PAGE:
The ‘free market’ in this case was never anything close to lean and efficient. To the contrary, it was (and still is) inefficient and frequently corrupt, dominated by players who found it easy to bribe college officials, wring favors from politicians by means of campaign contributions, bilk the Department of Education, and live off generous    subsidies.

All of these consequences come from first causes: the belief that the government has the right to impose its ideological position onto students and then force taxpayers to pay for those consequences when they inevitably arrive. As Kevin Villani, former chief economist at Freddie Mac, wrote in the American Banker, the progression from ideology to practice is fraught with danger. First, he says, the government must

declare that the opportunity to … go to college, is a basic right. Then [it sets] a goal for … college attendance well above private individual demand. When budgets become tight, have government lenders replace private lenders…

This cements into place the “moral hazard” that provides government loans to students without concern about how they might be paid back, because ultimately all government promises are backed by the taxpayer.

The ultimate consequence is borne by the student himself. Once he realizes his predicament – like a lobster trap – it’s too late.

For 36-year-old Nick Keith, it’s too late.

When he decided to go to culinary school, he was persuaded that he could indulge his interest in food by learning the food service industry. The school provided him with all the answers to his questions (for which the school later was successfully sued for making false statements but far too late to help Keith), and pointed him to the sources to lend him the money. Said Keith, “I should have seen all the signs. [The campus tour guide] had a used car salesman’s answer for everything,” including the lie that 99 percent of all graduates found work after graduation. It turned out later – much later – that the real number was closer to 48 percent, and that counted graduates who had to find work outside of food service. Keith’s first job upon graduation was working on a meal assembly line, making $10 an hour.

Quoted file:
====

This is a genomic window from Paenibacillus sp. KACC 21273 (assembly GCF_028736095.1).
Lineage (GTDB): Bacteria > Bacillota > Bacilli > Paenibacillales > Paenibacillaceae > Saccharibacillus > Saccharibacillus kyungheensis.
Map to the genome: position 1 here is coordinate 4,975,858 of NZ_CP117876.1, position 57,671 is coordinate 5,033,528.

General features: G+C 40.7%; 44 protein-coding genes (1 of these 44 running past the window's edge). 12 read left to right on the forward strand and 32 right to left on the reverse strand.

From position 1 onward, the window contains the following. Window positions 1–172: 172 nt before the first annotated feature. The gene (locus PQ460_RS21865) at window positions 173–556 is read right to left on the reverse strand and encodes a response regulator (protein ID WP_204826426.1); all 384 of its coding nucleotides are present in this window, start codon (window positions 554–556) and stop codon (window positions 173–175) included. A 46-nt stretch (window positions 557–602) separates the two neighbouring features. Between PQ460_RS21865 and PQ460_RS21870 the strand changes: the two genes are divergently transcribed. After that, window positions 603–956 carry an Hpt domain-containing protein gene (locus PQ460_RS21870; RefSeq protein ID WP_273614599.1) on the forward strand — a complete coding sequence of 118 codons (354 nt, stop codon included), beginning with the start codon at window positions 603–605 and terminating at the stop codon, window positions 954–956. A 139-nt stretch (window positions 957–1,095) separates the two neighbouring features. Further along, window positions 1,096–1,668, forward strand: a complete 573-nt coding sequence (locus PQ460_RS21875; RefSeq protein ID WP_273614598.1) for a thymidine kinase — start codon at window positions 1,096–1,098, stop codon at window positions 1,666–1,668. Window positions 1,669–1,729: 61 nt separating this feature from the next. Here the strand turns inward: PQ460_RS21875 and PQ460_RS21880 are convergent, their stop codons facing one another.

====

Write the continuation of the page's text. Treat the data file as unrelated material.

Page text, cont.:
But that’s when his student loan payment program kicked in. He had to make a choice: pay the rent, or his student loan, but not both.

It’s now nearly a decade since his graduation. His debt, with interest compounded upon interest, is $142,000, at a 17 percent interest rate. He can’t get out:

I get my groceries at the local food bank. I have sold or lost 99 percent of everything I ever owned.

He can’t get work because his bad credit turns off prospective employers. He lives in an aged minivan, relies on the Salvation Army for meals, and parks his van at highway truck stops. For all intents and purposes, he is homeless.

Solutions abound, at least in theory. The government should get out of the student loan business altogether and let the private market take over. And congress should allow students to declare bankruptcy over their loans when necessary. Even there, however, the consequences are towering. There is more than $1 trillion in student loan debt. Almost 15 percent of loans are already in default. The Department of Education would have to receive special funding from congress – the taxpayer – to be able to write off the bad loans that would result.